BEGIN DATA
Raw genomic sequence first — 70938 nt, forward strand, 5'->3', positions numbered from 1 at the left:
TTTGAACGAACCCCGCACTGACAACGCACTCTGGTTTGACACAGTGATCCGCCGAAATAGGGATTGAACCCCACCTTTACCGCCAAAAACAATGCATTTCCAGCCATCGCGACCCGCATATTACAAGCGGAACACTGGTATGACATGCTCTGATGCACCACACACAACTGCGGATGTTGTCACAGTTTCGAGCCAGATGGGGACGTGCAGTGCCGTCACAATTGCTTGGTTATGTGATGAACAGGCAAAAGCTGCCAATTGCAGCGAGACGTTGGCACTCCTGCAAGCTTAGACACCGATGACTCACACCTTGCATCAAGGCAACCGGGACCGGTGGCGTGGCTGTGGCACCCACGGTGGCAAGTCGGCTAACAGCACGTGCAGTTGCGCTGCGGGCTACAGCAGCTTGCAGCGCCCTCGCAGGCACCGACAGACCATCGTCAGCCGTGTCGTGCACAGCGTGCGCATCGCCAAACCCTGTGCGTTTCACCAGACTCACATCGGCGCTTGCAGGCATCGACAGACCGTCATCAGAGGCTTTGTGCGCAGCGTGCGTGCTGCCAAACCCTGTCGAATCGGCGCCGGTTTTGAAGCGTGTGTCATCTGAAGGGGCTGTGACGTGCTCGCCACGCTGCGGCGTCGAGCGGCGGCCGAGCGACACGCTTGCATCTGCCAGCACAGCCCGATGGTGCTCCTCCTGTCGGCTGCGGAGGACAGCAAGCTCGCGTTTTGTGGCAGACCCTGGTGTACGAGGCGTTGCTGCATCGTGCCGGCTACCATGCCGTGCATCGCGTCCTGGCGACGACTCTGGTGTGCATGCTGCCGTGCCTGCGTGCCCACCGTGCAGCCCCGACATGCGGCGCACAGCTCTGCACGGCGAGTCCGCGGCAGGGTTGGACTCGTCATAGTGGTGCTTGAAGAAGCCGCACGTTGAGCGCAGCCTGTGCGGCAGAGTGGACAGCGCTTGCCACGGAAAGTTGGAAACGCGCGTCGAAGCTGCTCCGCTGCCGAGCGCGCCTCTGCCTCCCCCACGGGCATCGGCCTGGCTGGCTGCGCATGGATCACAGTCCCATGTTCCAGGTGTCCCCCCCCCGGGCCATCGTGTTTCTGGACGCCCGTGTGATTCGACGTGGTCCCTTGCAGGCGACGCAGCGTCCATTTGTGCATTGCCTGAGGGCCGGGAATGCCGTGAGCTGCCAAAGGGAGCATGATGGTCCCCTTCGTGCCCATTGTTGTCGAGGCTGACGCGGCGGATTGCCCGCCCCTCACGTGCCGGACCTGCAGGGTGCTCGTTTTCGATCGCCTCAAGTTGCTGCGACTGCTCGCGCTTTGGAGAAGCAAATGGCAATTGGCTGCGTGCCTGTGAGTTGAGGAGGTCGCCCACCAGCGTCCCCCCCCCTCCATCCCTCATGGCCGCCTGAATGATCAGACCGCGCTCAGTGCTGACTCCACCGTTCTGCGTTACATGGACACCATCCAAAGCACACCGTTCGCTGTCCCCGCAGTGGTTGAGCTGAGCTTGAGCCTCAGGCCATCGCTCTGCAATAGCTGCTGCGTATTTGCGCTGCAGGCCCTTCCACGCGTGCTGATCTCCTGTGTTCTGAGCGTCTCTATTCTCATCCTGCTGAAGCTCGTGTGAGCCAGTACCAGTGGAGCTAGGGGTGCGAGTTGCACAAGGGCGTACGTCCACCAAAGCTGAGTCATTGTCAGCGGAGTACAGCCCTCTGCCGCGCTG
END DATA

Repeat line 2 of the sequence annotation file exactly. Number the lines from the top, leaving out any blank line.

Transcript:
TTTGAACGAACCCCGCACTGACAACGCACTCTGGTTTGACACAGTGATCCGCCGAAATAGGGATTGAACCCCACCTTTACCGCCAAAAACAATGCATTTCCAGCCATCGCGACCCGCATATTACAAGCGGAACACTGGTATGACATGCTCTGATGCACCACACACAACTGCGGATGTTGTCACAGTTTCGAGCCAGATGGGGACGTGCAGTGCCGTCACAATTGCTTGGTTATGTGATGAACAGGCAAAAGCTGCCAATTGCAGCGAGACGTTGGCACTCCTGCAAGCTTAGACACCGATGACTCACACCTTGCATCAAGGCAACCGGGACCGGTGGCGTGGCTGTGGCACCCACGGTGGCAAGTCGGCTAACAGCACGTGCAGTTGCGCTGCGGGCTACAGCAGCTTGCAGCGCCCTCGCAGGCACCGACAGACCATCGTCAGCCGTGTCGTGCACAGCGTGCGCATCGCCAAACCCTGTGCGTTTCACCAGACTCACATCGGCGCTTGCAGGCATCGACAGACCGTCATCAGAGGCTTTGTGCGCAGCGTGCGTGCTGCCAAACCCTGTCGAATCGGCGCCGGTTTTGAAGCGTGTGTCATCTGAAGGGGCTGTGACGTGCTCGCCACGCTGCGGCGTCGAGCGGCGGCCGAGCGACACGCTTGCATCTGCCAGCACAGCCCGATGGTGCTCCTCCTGTCGGCTGCGGAGGACAGCAAGCTCGCGTTTTGTGGCAGACCCTGGTGTACGAGGCGTTGCTGCATCGTGCCGGCTACCATGCCGTGCATCGCGTCCTGGCGACGACTCTGGTGTGCATGCTGCCGTGCCTGCGTGCCCACCGTGCAGCCCCGACATGCGGCGCACAGCTCTGCACGGCGAGTCCGCGGCAGGGTTGGACTCGTCATAGTGGTGCTTGAAGAAGCCGCACGTTGAGCGCAGCCTGTGCGGCAGAGTGGACAGCGCTTGCCACGGAAAGTTGGAAACGCGCGTCGAAGCTGCTCCGCTGCCGAGCGCGCCTCTGCCTCCCCCACGGGCATCGGCCTGGCTGGCTGCGCATGGATCACAGTCCCATGTTCCAGGTGTCCCCCCCCCGGGCCATCGTGTTTCTGGACGCCCGTGTGATTCGACGTGGTCCCTTGCAGGCGACGCAGCGTCCATTTGTGCATTGCCTGAGGGCCGGGAATGCCGTGAGCTGCCAAAGGGAGCATGATGGTCCCCTTCGTGCCCATTGTTGTCGAGGCTGACGCGGCGGATTGCCCGCCCCTCACGTGCCGGACCTGCAGGGTGCTCGTTTTCGATCGCCTCAAGTTGCTGCGACTGCTCGCGCTTTGGAGAAGCAAATGGCAATTGGCTGCGTGCCTGTGAGTTGAGGAGGTCGCCCACCAGCGTCCCCCCCCCTCCATCCCTCATGGCCGCCTGAATGATCAGACCGCGCTCAGTGCTGACTCCACCGTTCTGCGTTACATGGACACCATCCAAAGCACACCGTTCGCTGTCCCCGCAGTGGTTGAGCTGAGCTTGAGCCTCAGGCCATCGCTCTGCAATAGCTGCTGCGTATTTGCGCTGCAGGCCCTTCCACGCGTGCTGATCTCCTGTGTTCTGAGCGTCTCTATTCTCATCCTGCTGAAGCTCGTGTGAGCCAGTACCAGTGGAGCTAGGGGTGCGAGTTGCACAAGGGCGTACGTCCACCAAAGCTGAGTCATTGTCAGCGGAGTACAGCCCTCTGCCGCGCTG